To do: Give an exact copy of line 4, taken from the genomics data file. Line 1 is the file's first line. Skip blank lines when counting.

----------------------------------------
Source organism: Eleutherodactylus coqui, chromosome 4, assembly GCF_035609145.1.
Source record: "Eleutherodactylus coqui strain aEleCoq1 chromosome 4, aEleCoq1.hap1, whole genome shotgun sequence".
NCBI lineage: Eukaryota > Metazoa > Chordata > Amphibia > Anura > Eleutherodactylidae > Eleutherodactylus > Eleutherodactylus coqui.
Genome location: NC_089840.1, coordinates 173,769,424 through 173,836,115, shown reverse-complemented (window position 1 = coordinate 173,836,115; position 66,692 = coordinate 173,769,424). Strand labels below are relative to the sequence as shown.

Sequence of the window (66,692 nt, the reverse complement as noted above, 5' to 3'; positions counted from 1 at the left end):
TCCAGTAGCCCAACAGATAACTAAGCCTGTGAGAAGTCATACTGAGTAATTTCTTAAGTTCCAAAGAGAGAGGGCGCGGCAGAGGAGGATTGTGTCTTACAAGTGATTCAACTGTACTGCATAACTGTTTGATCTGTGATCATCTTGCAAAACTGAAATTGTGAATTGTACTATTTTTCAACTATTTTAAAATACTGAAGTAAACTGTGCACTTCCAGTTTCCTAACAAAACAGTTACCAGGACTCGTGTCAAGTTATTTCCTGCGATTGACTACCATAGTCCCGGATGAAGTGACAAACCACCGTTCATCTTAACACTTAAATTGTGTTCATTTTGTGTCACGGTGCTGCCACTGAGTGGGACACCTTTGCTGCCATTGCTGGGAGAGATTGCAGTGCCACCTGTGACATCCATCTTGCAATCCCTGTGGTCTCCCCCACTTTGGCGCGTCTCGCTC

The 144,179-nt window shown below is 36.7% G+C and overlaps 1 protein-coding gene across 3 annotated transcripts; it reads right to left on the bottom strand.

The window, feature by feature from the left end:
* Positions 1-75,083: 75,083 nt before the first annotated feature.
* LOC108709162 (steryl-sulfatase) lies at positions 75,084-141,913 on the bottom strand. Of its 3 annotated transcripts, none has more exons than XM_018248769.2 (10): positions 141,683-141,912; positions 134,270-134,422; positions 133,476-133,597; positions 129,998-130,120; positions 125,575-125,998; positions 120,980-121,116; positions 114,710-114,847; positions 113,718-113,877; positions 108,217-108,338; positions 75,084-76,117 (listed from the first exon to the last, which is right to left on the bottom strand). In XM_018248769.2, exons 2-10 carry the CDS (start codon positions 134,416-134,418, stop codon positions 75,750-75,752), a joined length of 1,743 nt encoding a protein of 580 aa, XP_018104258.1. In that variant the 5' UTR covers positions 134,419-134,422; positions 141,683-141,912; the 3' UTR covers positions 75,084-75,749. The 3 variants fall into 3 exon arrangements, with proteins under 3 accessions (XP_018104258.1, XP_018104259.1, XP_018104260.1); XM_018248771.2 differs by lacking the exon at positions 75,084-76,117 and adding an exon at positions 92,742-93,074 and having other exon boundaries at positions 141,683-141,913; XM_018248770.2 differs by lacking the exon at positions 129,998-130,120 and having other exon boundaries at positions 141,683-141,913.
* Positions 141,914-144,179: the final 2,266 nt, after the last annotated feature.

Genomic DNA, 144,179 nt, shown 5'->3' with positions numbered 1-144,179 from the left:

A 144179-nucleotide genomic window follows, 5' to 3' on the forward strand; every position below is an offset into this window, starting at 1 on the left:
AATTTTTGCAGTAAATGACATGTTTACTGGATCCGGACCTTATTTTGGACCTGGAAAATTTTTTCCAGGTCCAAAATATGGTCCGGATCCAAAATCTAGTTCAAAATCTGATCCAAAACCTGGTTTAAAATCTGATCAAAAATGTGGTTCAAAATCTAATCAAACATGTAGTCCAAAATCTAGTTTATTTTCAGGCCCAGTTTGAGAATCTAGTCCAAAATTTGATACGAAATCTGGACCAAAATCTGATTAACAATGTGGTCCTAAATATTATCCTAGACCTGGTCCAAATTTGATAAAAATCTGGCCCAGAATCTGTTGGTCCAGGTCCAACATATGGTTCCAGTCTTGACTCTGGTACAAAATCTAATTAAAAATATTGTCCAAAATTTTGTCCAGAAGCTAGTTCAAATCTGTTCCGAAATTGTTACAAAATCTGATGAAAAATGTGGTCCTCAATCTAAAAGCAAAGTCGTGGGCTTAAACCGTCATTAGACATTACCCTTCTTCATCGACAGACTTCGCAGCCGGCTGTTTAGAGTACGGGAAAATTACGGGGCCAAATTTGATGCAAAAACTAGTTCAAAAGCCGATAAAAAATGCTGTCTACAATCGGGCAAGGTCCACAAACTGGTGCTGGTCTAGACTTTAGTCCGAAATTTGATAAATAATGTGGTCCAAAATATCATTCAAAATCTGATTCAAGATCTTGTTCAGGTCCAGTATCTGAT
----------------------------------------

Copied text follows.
Genome location: NC_089840.1, coordinates 173,769,424 through 173,836,115, shown reverse-complemented (window position 1 = coordinate 173,836,115; position 66,692 = coordinate 173,769,424). Strand labels below are relative to the sequence as shown.